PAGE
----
Performance summary chart
Here are the summary charts of 28 games and 3 synthetic tests. The highest settings are always chosen and it is DX11 with the settings at ultra or maxed. Specific settings are listed on the main performance chart. We have added the “Kite Demo” on Unreal Engine 4 using the default settings at 1920×1080 as measured by Fraps.
The benches are run at 1920×1080, 2560×1440, and 3840×2160. All results, except for Firestrike, show average framerates and higher is always better. In-game settings are fully maxed out and they are identically high or ultra across all platforms. “NA” means the game would not run at the settings chosen, and “X” means the benchmark was not tested at all. An asterisk* means that there were issues with the benchmark, usually visual artifacting.
The summary chart: The Big Picture
This main summary chart is what we call, “The Big Picture” since it places our two test cards into a much larger test bed. Please bear in mind that the GTX 980 and GTX 970, as well as R9 290X/390X results are on slightly older drivers than the Fury and the GTX 980 Ti.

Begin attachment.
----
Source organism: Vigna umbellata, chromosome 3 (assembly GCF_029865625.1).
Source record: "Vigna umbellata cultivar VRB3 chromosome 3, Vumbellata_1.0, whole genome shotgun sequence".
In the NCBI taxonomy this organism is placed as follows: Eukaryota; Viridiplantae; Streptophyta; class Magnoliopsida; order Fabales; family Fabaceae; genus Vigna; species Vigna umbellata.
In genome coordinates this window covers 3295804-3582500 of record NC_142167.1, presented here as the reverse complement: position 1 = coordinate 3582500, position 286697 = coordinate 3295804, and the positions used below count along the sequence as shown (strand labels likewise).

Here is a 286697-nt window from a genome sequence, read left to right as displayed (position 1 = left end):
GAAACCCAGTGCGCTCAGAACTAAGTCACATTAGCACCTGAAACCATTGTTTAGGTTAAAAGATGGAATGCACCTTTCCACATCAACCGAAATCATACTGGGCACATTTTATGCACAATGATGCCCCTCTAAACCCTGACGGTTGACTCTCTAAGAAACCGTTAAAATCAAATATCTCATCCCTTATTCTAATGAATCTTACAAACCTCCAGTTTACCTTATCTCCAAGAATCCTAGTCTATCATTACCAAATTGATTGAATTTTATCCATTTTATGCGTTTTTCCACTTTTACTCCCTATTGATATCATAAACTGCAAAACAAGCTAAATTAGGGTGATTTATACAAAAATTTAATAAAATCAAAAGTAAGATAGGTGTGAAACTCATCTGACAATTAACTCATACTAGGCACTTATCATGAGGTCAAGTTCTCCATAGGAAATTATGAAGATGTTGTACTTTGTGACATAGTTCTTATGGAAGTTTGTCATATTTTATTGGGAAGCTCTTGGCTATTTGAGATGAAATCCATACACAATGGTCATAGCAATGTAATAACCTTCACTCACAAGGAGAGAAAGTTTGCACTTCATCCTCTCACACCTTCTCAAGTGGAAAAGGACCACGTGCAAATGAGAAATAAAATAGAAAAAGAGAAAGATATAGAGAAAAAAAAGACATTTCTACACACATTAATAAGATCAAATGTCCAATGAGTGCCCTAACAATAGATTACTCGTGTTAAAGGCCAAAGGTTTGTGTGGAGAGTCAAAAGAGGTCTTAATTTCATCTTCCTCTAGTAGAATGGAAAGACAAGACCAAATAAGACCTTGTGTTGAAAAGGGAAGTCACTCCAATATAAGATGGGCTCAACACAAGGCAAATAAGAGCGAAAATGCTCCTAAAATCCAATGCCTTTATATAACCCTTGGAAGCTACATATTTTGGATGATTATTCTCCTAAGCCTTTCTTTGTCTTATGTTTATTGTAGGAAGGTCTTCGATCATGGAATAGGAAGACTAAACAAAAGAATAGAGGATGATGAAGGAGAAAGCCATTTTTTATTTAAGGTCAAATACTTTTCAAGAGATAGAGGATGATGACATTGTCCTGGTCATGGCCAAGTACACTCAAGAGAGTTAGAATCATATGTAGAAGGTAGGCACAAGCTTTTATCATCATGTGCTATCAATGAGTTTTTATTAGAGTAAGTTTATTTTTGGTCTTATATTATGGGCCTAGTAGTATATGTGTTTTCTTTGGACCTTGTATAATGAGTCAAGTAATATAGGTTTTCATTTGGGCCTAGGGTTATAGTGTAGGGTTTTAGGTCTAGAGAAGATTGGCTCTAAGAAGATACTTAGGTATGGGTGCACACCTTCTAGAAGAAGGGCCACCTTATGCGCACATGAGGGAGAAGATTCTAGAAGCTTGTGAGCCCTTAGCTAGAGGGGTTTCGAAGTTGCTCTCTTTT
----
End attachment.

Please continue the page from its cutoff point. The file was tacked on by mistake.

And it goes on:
Our chart provides a lot of information across 28 games and 3 synthetics. What we can take away from the results generally is that the GTX 980 Ti is the fastest single GPU video card on the chart. Overall, the GTX 980 Ti is significantly faster than the Fury X. It is a blowout at 1920×1080 where the Fury X is held back by a CPU bottleneck due to drivers, architectural differences, and DX11 multi-threading. It is closer at 2560×1440, but the GTX 980 Ti is about ten percent faster. At 4K, the Fury X finally becomes competitive, but is still bested by the GTX 980 Ti overall.
When we compare the overclocked $699 XFX Fury X against the overclocked $649 GTX 980 Ti, the gap widens significantly further in favor of the less expensive GeForce.
Let’s head for our conclusion.